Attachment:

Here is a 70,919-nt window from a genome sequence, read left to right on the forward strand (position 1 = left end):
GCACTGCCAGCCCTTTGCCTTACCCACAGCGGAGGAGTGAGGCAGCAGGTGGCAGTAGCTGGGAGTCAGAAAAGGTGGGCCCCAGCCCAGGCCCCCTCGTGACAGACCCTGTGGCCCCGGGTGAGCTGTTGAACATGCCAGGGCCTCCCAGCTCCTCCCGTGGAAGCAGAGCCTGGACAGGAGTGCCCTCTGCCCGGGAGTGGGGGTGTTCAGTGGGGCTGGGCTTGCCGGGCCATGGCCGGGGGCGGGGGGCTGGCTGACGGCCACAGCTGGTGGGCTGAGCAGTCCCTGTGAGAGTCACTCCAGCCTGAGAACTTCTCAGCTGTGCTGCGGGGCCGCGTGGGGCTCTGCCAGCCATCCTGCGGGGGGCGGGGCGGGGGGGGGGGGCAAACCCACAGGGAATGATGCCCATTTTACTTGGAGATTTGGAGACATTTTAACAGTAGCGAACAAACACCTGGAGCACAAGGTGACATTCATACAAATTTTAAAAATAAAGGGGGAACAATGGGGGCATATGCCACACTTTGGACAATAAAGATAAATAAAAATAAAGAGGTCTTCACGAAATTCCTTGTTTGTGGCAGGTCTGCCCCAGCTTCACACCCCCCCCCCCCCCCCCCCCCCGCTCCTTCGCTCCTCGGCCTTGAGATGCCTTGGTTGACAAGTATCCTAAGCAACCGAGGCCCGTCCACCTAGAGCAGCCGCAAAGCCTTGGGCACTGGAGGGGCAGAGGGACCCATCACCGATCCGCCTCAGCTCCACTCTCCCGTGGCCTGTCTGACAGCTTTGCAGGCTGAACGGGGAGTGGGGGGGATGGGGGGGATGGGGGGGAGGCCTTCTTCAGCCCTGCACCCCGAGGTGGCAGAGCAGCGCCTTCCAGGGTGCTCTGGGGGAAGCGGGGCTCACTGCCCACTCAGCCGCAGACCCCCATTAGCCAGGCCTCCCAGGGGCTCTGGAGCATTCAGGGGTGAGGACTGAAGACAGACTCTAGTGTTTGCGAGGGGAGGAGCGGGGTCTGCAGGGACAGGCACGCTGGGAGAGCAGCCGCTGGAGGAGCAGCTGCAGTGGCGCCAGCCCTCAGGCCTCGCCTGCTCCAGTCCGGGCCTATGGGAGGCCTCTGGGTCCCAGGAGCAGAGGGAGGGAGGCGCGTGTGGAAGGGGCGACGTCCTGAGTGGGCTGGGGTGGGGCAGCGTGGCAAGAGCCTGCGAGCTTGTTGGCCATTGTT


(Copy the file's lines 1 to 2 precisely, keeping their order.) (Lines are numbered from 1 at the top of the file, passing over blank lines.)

Here is a 70,919-nt window from a genome sequence, read left to right on the forward strand (position 1 = left end):
GCACTGCCAGCCCTTTGCCTTACCCACAGCGGAGGAGTGAGGCAGCAGGTGGCAGTAGCTGGGAGTCAGAAAAGGTGGGCCCCAGCCCAGGCCCCCTCGTGACAGACCCTGTGGCCCCGGGTGAGCTGTTGAACATGCCAGGGCCTCCCAGCTCCTCCCGTGGAAGCAGAGCCTGGACAGGAGTGCCCTCTGCCCGGGAGTGGGGGTGTTCAGTGGGGCTGGGCTTGCCGGGCCATGGCCGGGGGCGGGGGGCTGGCTGACGGCCACAGCTGGTGGGCTGAGCAGTCCCTGTGAGAGTCACTCCAGCCTGAGAACTTCTCAGCTGTGCTGCGGGGCCGCGTGGGGCTCTGCCAGCCATCCTGCGGGGGGCGGGGCGGGGGGGGGGGGCAAACCCACAGGGAATGATGCCCATTTTACTTGGAGATTTGGAGACATTTTAACAGTAGCGAACAAACACCTGGAGCACAAGGTGACATTCATACAAATTTTAAAAATAAAGGGGGAACAATGGGGGCATATGCCACACTTTGGACAATAAAGATAAATAAAAATAAAGAGGTCTTCACGAAATTCCTTGTTTGTGGCAGGTCTGCCCCAGCTTCACACCCCCCCCCCCCCCCCCCCCCCGCTCCTTCGCTCCTCGGCCTTGAGATGCCTTGGTTGACAAGTATCCTAAGCAACCGAGGCCCGTCCACCTAGAGCAGCCGCAAAGCCTTGGGCACTGGAGGGGCAGAGGGACCCATCACCGATCCGCCTCAGCTCCACTCTCCCGTGGCCTGTCTGACAGCTTTGCAGGCTGAACGGGGAGTGGGGGGGATGGGGGGGATGGGGGGGAGGCCTTCTTCAGCCCTGCACCCCGAGGTGGCAGAGCAGCGCCTTCCAGGGTGCTCTGGGGGAAGCGGGGCTCACTGCCCACTCAGCCGCAGACCCCCATTAGCCAGGCCTCCCAGGGGCTCTGGAGCATTCAGGGGTGAGGACTGAAGACAGACTCTAGTGTTTGCGAGGGGAGGAGCGGGGTCTGCAGGGACAGGCACGCTGGGAGAGCAGCCGCTGGAGGAGCAGCTGCAGTGGCGCCAGCCCTCAGGCCTCGCCTGCTCCAGTCCGGGCCTATGGGAGGCCTCTGGGTCCCAGGAGCAGAGGGAGGGAGGCGCGTGTGGAAGGGGCGACGTCCTGAGTGGGCTGGGGTGGGGCAGCGTGGCAAGAGCCTGCGAGCTTGTTGGCCATTGTT